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The magazine of the art-form of the photo-essay “A free, really high quality photo-essay magazine.  Fabulous!” Stephen Fry. British actor, writer and film & documentary maker
April 2014 issue
Rwanda in Photographs Death Then, Life Now
photographs by Andrew Esiebo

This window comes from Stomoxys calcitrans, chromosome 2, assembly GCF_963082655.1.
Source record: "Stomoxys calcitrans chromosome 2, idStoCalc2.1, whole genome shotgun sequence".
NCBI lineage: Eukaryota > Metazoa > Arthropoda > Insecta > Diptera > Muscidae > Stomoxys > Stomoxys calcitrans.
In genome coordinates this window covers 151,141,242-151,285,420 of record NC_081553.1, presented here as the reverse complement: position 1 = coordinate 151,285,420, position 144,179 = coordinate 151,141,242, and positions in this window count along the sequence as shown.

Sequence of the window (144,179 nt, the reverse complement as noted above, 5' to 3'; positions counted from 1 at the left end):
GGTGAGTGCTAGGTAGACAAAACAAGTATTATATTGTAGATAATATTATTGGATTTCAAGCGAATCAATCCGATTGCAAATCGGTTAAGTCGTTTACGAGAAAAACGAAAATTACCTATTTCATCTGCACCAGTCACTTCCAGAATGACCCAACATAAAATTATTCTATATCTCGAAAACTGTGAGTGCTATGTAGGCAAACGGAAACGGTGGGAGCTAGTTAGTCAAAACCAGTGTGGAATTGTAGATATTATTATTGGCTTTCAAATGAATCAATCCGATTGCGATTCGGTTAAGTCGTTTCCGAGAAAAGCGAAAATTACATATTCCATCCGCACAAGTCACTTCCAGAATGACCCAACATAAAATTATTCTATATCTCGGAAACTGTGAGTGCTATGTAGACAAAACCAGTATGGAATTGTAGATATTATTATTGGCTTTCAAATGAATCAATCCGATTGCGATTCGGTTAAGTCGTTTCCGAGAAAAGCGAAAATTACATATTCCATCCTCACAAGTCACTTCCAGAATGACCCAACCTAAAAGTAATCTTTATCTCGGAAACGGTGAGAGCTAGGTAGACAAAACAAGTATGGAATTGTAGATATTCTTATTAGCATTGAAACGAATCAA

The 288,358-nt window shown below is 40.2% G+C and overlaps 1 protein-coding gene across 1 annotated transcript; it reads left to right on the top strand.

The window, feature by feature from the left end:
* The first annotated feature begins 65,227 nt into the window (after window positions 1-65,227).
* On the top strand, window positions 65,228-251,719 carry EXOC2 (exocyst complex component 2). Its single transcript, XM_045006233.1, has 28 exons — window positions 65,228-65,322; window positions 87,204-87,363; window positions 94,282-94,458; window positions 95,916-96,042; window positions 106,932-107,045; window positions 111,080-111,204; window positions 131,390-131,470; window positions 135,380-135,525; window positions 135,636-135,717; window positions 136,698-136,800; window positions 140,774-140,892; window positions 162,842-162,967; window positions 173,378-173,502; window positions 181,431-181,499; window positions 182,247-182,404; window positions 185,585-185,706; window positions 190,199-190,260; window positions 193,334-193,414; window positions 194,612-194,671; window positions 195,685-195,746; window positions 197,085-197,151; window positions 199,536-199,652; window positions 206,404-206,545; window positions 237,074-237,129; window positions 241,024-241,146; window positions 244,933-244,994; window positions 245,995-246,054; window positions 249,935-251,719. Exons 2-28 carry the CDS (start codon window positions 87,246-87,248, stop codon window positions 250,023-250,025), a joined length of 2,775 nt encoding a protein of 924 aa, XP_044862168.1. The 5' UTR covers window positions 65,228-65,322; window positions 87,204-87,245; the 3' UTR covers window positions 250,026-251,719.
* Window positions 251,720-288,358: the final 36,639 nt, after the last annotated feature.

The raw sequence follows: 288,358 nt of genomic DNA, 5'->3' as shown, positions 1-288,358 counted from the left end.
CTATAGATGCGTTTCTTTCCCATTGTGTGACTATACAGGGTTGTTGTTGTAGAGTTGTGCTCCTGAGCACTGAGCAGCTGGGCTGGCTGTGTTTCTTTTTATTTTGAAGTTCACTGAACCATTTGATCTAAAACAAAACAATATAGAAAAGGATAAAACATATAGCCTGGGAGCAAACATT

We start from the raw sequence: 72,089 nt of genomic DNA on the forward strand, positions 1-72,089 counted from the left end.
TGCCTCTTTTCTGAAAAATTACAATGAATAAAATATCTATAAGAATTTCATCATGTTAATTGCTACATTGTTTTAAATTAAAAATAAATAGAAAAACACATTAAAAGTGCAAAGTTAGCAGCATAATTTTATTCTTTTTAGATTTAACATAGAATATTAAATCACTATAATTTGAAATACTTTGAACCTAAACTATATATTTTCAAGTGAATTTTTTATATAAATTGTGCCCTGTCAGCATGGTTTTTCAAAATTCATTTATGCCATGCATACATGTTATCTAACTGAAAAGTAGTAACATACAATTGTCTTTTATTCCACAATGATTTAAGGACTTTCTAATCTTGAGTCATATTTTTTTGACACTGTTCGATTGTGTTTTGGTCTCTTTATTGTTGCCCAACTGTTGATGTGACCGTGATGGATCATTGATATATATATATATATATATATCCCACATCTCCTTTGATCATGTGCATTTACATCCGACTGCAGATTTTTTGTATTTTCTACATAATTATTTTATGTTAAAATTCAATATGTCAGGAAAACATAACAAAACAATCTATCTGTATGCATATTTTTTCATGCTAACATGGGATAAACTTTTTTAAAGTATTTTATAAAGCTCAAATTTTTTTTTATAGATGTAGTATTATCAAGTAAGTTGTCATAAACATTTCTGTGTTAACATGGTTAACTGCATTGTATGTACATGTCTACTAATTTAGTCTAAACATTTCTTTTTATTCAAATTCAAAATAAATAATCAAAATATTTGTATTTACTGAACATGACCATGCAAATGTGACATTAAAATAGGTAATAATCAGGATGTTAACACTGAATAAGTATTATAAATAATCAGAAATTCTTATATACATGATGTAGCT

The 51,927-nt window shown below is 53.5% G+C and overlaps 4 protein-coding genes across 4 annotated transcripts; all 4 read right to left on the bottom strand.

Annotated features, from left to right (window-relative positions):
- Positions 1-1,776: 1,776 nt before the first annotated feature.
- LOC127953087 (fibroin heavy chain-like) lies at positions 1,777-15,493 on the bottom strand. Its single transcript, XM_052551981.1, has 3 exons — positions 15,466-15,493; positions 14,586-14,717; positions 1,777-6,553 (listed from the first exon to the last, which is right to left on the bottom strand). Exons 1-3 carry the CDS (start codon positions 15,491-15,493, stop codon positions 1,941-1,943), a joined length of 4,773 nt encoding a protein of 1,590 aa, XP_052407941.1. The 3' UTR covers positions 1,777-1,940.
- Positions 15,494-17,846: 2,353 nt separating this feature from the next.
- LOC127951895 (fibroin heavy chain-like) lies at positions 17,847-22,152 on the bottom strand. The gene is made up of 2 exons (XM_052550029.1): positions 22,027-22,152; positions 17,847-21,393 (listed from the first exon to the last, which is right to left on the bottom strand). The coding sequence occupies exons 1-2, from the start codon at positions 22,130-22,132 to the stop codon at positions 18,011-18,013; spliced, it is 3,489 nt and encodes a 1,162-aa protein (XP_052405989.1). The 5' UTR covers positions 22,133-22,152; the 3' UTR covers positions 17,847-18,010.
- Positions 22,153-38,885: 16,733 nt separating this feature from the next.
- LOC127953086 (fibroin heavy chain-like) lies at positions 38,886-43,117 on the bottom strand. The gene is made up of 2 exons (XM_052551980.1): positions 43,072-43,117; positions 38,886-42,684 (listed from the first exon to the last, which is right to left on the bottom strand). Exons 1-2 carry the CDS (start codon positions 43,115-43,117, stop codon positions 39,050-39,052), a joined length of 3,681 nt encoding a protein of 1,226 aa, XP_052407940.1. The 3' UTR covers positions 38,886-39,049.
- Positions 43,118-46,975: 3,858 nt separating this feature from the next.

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Twenty years after the genocide in Rwanda that led to the deaths of up to a million people, Rwanda in Photographs: Death Then, Life Now brings work by Rwandan photographers to international audiences for the first time. Intimate images of everyday life in the Great Lakes communicate the complexities of survival after mass violence. How do you live side by side with people who killed your families? How can you rebuild lives that were almost completely destroyed? The exhibition is the fruit of a workshop led by award-winning international photographers Andrew Esiebo (Nigeria) and Brendon Brannon (US and Kenya) in which photographers from Rwanda questioned the ways in which their country is portrayed internationally. Too often the country is reduced to images of violence and death, as seen through the eyes of outsiders. For this exhibition, Rwandans have challenged this gaze and now show us their country through their own eyes. The resulting images reveal a nation in the midst of profound change. In capital city Kigali the economy is strengthening, new buildings are springing up and a fashionable elite is taking root. In more rural areas the scars of genocide are still visibly present in ongoing neighbourly tensions and changing but enduring poverty. Complementing the Rwandan photography is a series of portraits of “Returnees” by workshop facilitator Andrew Esiebo. These Rwandans were forced into exile following violence in 1959 and the ensuing decades. Many returned very soon after genocide – keen to participate in rebuilding the country. They come from all walks of life – from taxi drivers to bankers – and are pictured here in their place of work: the office, the studio, the construction site. Many are key figures in the Arts in Kigali. This exhibition marks a step change in the global perception of a country. Photographs by Rwandan artists are yet to be circulated widely among international networks. Now, two decades after the events that brought this small East- African country onto the front pages of our newspapers, we are redressing this. By listening to Rwandan narratives and viewing Rwanda through Rwandan images we come closer to understanding the scale and scope of the country’s journey.